International Interdisciplinary Workshop Peoples in Contact – Contact in People: Socio-cultural, commercial, religious, political and linguistic encounters in the Late Middle Ages in the Iberian Peninsula
International Interdisciplinary Workshop
Peoples in Contact – Contact in People: Socio-cultural, commercial, religious, political and linguistic encounters in the Late Middle Ages in the Iberian Peninsula
21st-24th of September, 2022 / Dorotheenstraße 65, Rooms 4.59 and 4.58
The diachronic study of the Spanish language and, more generally, of the Ibero-Romance languages and varieties still exhibits nowadays two important gaps: (i) some historical periods, such as the 14th century, are completely understudied, and (ii) the exact role of the different neighboring languages and dialects (e.g., Astur-Leonese, Navarro, Aragonese, Catalan, etc.) in the formation of Spanish, due to language and dialect contact, remains largely unexplored, especially with respect to its morpho-syntax.
As concerns the first gap, this lack of studies on the 14th century is due to the various social, economic, and political crises that took place in this period, which have led certain linguists to believe that it thus must be of no linguistic interest. Here too, the lack of available transcriptions should be cited as an additional grievance. Concerning the second gap, indeed, while linguistic contact is most easily observable in historical documents at the level of the lexicon, it is well known that language and dialect contact can also affect grammatical features provided that the contact situation has been intense and persisted long enough (e.g., Thomason & Kaufmann 1988; Heine & Kuteva 2008). Notwithstanding this, only recently have Ibero-Romance linguists realised that more attention needs to be paid to the potential role of language and dialect contact within the Iberian Peninsula and neighbouring territories in the historical development of Ibero-Romance morpho-syntax too.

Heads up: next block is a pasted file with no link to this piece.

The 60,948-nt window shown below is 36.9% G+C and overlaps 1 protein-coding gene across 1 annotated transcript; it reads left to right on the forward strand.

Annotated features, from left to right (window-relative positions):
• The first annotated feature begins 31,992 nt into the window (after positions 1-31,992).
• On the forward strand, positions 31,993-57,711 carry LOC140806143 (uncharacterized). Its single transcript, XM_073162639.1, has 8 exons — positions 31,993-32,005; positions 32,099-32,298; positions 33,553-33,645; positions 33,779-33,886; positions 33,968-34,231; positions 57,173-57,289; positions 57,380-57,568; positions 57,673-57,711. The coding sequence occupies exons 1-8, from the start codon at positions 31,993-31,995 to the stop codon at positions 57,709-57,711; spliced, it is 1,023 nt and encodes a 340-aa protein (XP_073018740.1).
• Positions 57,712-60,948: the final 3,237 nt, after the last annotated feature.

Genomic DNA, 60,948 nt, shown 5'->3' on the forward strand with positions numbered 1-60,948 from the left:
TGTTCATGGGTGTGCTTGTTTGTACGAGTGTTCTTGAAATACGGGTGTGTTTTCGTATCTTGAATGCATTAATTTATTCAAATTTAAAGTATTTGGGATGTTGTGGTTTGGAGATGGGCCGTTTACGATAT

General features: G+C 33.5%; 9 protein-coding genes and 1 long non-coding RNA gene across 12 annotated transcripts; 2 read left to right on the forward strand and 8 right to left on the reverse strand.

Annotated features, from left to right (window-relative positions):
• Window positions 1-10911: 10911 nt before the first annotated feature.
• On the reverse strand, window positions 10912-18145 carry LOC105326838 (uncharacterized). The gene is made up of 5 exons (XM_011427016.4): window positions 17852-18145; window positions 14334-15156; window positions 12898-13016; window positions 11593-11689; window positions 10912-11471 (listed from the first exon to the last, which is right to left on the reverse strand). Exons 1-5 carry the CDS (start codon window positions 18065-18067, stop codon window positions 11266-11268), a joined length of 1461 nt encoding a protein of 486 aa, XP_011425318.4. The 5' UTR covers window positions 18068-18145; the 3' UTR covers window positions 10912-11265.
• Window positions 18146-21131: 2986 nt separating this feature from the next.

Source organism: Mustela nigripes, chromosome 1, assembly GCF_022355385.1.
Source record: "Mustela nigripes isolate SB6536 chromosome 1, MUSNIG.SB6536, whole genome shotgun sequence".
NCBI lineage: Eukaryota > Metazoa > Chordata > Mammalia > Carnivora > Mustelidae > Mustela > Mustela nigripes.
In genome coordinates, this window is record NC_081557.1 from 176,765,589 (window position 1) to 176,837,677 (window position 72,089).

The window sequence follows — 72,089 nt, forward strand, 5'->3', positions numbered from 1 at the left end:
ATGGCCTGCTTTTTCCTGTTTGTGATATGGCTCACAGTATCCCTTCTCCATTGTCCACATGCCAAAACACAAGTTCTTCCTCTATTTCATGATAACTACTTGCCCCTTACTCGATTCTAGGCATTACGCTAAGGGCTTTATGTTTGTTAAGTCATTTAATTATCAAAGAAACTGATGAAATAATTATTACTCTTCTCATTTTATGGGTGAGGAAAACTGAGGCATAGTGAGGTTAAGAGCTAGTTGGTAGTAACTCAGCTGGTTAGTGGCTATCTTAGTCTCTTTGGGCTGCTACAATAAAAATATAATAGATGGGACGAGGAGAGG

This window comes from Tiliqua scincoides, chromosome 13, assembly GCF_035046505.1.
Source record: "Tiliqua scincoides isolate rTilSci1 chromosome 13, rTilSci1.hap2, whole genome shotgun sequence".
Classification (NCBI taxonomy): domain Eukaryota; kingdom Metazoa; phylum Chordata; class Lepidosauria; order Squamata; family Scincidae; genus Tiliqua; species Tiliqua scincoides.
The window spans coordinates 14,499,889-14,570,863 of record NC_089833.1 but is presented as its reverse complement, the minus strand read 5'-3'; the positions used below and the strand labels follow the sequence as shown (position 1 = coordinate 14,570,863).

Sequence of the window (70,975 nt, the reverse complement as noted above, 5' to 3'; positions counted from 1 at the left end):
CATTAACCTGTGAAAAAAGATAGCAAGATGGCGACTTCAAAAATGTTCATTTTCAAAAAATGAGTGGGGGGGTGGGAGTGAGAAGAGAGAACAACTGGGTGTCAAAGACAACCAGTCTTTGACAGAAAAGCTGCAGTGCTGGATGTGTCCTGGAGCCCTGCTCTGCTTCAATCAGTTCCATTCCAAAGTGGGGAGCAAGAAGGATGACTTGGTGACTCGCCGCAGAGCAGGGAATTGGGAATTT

Interestingly, recent research has revealed a recurring pattern in various morpho-syntactic changes that took place in the Late Middle Ages, whereby the locus of the innovations appears to be situated in the Eastern peninsular languages and varieties and/or Occitan, spoken more to the North of the Pyrenees. Subsequently, these innovative constructions appear to have gradually spread west- and southwards to the rest of the Iberian Peninsula (cf. Fernández-Ordóñez 2011; Octavio de Toledo y Huerta 2021). Other changes and innovations, on the contrary, seem to come from the West.
In sum, it is necessary to revisit and further explore the role of language and dialect contact in morpho-syntactic variation and change found in the Iberian Peninsula in the 13th-15th centuries, i.e., the Late Middle Ages. In order to fully grasp the exact circumstances of how these historical contact phenomena arose, one cannot, as a linguist, but look outside the field and consider the extra-linguistic contexts of the encounters that left long-lasting grammatical linguistic. Against this background, this interdisciplinary workshop aims to create a open-minded space where historical linguists interested in the geographic diffusion of changes due to language and dialect contact can interact, exchange views, and, above all, learn from scholars proceeding from several historical fields in which encounters between various peoples take a central stage.
All conferences will be live streamed per Zoom: https://hu-berlin.zoom.us/j/61610350216
If you wish to join us or simply have more information, please set in contact with the organizers: email@example.com